Social phobia as a response to perceived threats to social status : an investigation or Trower and Gilbert's psychobiological model of social anxiety.
This study sought to test hypotheses derived from Trower & Gilbert's (1989)
psychobiological/ethological model of social anxiety. The model proposes that social
anxiety represents a response to perceived threats to social status, and is associated with
shame and submissive behaviour. The study used a correlational design with a group of
individuals meeting diagnostic criteria for social phobia (N= 37) and a group of nonanxious
participants (N= 37). Participants were assessedo n social comparisonsr elevant
to social status, shame, and submissive behaviour through the use of questionnaires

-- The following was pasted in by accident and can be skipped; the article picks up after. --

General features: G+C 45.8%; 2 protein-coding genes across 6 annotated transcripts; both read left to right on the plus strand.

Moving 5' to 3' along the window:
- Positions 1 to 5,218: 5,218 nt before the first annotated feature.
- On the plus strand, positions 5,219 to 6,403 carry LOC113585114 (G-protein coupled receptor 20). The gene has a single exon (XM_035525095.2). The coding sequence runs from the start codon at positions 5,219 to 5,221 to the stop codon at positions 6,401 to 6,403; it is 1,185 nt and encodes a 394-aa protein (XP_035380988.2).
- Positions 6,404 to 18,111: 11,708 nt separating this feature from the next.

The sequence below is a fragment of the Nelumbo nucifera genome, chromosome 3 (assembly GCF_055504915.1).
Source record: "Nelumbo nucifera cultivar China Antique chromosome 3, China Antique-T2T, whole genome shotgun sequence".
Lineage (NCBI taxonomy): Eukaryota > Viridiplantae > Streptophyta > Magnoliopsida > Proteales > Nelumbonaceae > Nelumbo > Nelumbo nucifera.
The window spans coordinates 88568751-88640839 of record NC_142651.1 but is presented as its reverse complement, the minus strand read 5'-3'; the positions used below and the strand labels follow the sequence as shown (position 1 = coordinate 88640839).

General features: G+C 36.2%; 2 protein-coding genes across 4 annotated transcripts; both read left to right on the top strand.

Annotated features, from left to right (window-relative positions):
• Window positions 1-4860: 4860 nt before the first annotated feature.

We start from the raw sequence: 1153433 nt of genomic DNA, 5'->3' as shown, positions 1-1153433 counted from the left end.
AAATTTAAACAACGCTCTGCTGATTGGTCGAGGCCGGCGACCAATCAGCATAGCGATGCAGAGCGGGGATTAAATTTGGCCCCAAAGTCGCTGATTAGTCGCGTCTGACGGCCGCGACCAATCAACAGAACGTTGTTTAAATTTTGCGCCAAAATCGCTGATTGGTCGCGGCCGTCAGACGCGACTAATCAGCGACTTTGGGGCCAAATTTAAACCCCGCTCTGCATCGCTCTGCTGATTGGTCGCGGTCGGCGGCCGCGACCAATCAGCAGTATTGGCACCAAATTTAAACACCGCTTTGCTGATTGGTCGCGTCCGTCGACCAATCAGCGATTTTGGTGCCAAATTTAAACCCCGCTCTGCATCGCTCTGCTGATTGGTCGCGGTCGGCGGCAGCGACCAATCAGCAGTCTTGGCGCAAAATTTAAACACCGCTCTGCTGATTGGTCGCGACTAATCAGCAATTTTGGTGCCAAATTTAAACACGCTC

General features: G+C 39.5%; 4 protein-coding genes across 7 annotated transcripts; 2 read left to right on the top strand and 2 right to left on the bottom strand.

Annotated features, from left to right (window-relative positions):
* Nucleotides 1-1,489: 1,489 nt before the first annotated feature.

administered at one time point.
The results provided partial support for the Trower & Gilbert (1989) model. Those
with social phobia made more unfavourable social comparisons than non-anxious
participants on two of the three social comparison dimensions: social attractiveness and
group fit. The groups did not differ on the dimension of social rank. Socially phobic
participants reported higher levels of shame and submissive behaviour than non-anxious
participants. In addition, the social comparison dimensions of social attractiveness and
group fit, shame, and submissive behaviour correlated with a self-report measure of social
The results suggest that while the Trower & Gilbert (1989) model may provide
important insights into our understanding of social anxiety, its focus on perceived threats
to social status may be insufficient in understanding the complex factors involved in
maintaining social fears. Furthermore, the results obtained suggest that social phobia may
be related to other perceived threats to the social self, such as threats to social inclusion.
Implications for social anxiety theory and treatment are discussed.